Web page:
Republicans control 32 of 50 state legislatures and 33 governors’ mansions. Now they want to lock in control of the US Senate, too.
The Center for Media and Democracy has been one of the nation’s foremost critics of the secretive corporate dating service for legislators: ALEC. The bill factory brings corporations and state legislators together at posh retreats to write “model bills” helping corporations’ bottom lines and, in return, ALEC works to help conservative legislators maintain majorities in state legislatures.
With a majority of state legislatures in Republican hands in 2010, the GOP redrew the lines giving them huge advantages in Congressional and state legislative races, but a new Democratic surge in response to President Trump threatens to reduce their majorities in several swing states.
To get ahead of that, Betsy DeVos, one of the Trump administration’s best-known cabinet members, will join the Koch brothers this week at ALEC’s conference to pitch a new Constitutional amendment to state legislators: repeal the 17th amendment allowing voters, not governors or state legislatures, to pick their US Senators.
CMD’s first reported on the meeting and the debate:
Now that GOP state legislators have control over 32 state legislatures (both chambers), thanks in large part to partisan gerrymandering, some extremists are preparing to use their clout to gerrymander the U.S. Senate.
This week in Denver, July 19-21, the American Legislative Exchange Council (ALEC) will welcome Republican state legislators and its corporate funders, including Koch Industries, ExxonMobil, K12 Inc., Peabody Energy, and PhRMA, to vote on corporate legislative priorities and create cookie cutter “model” bills in task force meetings that are still closed to the press.
ALEC will welcome U.S. Education Secretary Betsy DeVos, Labor Secretary Alexander Acosta, Secretary of the Interior Ryan Zinke, Newt Gingrich and other Trump loyalists to the meeting.
On the agenda for debate and discussion? A model bill to repeal the 17th Amendment, which established the popular election of United States Senators in 1913.
Previously, U.S. Senators were selected by state legislatures and political party bosses beholden to powerful industries. The corruption scandals erupting from the wheeling and dealing fueled some of the great muckraking investigative journalism of the early 20th Century. In 1912, progressive Republican U.S. Senator Robert “Fighting Bob” La Follette campaigned for the popular election of U.S. Senators as a means of cracking down on political corruption and corporate control of the democracy. Reformers introduced direct primary elections, ballot initiatives, and recall votes, in the same time period.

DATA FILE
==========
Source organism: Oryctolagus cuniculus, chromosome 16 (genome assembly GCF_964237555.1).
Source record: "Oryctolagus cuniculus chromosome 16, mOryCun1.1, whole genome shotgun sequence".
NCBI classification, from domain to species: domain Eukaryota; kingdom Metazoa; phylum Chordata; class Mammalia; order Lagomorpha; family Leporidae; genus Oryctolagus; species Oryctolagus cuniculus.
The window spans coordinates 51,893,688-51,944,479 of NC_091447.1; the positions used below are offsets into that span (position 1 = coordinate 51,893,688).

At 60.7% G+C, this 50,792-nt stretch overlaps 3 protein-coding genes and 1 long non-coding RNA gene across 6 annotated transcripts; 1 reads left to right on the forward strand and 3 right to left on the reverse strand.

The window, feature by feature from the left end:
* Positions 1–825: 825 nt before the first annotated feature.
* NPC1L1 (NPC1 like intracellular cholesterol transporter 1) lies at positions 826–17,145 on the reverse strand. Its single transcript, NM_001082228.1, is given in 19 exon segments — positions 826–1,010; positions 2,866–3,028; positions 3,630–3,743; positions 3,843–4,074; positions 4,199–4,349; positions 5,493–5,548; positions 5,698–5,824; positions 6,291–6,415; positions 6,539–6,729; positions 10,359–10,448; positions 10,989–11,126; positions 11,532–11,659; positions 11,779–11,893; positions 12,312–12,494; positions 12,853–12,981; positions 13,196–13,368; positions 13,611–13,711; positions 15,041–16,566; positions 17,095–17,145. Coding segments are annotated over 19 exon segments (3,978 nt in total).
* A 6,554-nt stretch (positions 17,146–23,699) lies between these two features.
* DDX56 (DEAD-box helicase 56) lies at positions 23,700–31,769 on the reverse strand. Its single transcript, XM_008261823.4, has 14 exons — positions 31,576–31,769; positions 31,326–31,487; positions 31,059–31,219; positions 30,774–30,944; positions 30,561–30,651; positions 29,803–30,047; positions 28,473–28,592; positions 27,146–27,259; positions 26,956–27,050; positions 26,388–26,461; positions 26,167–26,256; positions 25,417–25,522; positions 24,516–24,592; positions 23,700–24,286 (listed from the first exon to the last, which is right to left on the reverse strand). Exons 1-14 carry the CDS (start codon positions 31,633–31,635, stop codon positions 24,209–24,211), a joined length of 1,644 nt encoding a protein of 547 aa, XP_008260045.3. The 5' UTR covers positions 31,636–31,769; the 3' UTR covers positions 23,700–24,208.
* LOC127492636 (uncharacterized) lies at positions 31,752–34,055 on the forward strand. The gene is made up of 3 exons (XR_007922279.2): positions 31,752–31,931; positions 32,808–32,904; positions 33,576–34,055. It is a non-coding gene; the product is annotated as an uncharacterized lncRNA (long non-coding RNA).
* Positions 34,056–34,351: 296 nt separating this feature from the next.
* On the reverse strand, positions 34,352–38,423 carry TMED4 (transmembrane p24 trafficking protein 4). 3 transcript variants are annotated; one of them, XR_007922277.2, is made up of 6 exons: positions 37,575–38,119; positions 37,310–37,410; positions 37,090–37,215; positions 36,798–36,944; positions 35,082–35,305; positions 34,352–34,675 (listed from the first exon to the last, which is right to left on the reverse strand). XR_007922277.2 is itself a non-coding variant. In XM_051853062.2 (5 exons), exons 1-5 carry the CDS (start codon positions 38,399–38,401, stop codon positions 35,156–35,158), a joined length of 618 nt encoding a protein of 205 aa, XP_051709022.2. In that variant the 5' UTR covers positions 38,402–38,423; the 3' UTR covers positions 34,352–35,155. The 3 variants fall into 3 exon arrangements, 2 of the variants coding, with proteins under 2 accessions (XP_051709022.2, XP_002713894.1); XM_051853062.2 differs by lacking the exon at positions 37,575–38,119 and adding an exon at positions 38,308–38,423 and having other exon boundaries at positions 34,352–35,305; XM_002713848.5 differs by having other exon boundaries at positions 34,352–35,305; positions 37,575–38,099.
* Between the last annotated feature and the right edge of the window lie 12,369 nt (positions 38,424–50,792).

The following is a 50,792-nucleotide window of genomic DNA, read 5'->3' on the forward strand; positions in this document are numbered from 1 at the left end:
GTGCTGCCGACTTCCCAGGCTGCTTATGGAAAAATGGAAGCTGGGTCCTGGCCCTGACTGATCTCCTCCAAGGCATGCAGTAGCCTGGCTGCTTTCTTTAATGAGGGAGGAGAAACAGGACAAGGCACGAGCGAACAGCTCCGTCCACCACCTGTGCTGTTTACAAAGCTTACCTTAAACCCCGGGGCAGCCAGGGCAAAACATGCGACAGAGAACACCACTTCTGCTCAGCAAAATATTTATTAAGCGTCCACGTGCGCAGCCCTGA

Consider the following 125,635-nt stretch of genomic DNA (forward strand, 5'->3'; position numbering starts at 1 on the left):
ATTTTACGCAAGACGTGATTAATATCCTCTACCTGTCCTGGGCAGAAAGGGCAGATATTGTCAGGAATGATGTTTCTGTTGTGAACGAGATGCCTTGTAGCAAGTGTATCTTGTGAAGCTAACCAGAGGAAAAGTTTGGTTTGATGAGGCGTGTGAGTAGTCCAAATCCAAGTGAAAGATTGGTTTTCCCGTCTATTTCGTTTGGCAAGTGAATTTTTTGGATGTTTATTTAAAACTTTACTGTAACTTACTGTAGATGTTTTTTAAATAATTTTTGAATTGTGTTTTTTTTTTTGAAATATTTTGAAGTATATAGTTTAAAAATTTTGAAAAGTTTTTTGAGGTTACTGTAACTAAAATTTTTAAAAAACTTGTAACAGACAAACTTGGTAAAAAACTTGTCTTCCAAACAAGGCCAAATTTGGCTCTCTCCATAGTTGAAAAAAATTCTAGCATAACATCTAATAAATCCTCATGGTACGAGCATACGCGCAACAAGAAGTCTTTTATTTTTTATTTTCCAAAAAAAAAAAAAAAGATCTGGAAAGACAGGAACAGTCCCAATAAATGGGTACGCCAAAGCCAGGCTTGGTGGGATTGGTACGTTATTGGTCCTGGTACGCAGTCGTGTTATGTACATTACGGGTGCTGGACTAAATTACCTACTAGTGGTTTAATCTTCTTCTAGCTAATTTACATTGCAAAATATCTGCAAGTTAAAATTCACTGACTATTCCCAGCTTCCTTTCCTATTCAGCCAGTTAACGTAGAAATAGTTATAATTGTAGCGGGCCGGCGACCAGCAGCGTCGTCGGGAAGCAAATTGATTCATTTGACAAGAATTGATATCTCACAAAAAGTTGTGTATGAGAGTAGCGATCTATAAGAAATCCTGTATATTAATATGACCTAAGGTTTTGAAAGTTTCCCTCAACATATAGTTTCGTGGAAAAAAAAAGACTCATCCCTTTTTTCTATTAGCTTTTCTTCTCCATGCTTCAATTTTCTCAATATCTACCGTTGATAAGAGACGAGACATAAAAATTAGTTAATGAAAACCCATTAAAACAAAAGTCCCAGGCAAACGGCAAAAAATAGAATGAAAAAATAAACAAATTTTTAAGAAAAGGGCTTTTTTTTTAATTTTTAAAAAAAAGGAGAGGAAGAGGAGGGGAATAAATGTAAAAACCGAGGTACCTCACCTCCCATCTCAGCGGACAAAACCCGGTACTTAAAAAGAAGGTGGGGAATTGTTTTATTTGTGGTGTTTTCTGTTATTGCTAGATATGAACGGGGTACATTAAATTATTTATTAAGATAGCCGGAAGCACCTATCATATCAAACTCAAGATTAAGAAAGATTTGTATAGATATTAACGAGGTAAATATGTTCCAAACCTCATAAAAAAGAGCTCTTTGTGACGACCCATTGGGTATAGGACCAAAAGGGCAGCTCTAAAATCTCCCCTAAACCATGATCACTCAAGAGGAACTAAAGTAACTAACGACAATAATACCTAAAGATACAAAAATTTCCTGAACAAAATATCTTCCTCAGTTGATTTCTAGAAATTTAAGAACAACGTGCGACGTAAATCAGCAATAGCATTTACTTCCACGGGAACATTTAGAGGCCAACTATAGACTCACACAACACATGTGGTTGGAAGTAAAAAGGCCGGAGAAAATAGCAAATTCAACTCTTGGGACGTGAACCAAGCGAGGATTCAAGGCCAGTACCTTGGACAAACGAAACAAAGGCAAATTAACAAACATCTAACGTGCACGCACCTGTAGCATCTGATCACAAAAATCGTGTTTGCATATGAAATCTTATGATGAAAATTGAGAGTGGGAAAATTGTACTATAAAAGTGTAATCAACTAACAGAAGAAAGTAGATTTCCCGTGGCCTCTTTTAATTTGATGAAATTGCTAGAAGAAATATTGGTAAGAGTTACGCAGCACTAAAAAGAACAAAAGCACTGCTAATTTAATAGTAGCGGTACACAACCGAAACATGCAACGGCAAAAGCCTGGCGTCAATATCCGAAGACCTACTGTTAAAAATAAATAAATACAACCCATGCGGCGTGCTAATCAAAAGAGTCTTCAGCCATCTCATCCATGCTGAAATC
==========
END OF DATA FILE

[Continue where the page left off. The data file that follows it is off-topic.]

Now right-wing extremists want to roll back the clock to enable Republican state houses and Republican governors to hijack at least 10 U.S. Senate Seats held by Democrats in Republican trifecta states, and force an ever more extreme agenda through Congress.
ALEC’S MODEL BILL TO REPEAL 17TH AMENDMENT
The “Draft Resolution Recommending Constitutional Amendment Restoring Election Of U.S. Senators To The Legislatures Of The Sovereign States” is scheduled to be debated by ALEC’s Federalism and International Relations Task Force in Denver.
The resolution reads in part:
Section 1. The seventeenth article of amendment to the Constitution of the United States is hereby repealed.
Section 2. Senators shall be elected exclusively by the State legislature, upon a majority vote of legislators present and voting in a joint session. If a vacancy shall exist for more than one hundred-eighty days, then the Governor shall appoint the Senator to serve the remainder of the vacant term. This procedure may not be modified by state initiative or referendum.
One only needs to examine the electoral map to understand why ALEC is pushing for a repeal of the 17th Amendment now.
With the majority of states under GOP control, Republicans could snatch some 17 U.S. Senate seats from Democrats if the state legislatures are given the right to pick Senators.
ALEC politicians know that their extreme agenda of rolling back renewables, busting unions, and privatizing schools is not popular with the American public and doesn’t fly at the ballot box. No state, for instance, has approved school vouchers via the ballot box, education expert Diane Ravitch tell us.
It is not easy to pass a Constitutional Amendment or repeal one. Only Utah has passed a resolution urging the repeal of the 17th Amendment. But a repeal would give the GOP a supermajority in the U.S. Senate and a greatly enhanced ability to advance extremist policies.
Read more at exposedbycmd.org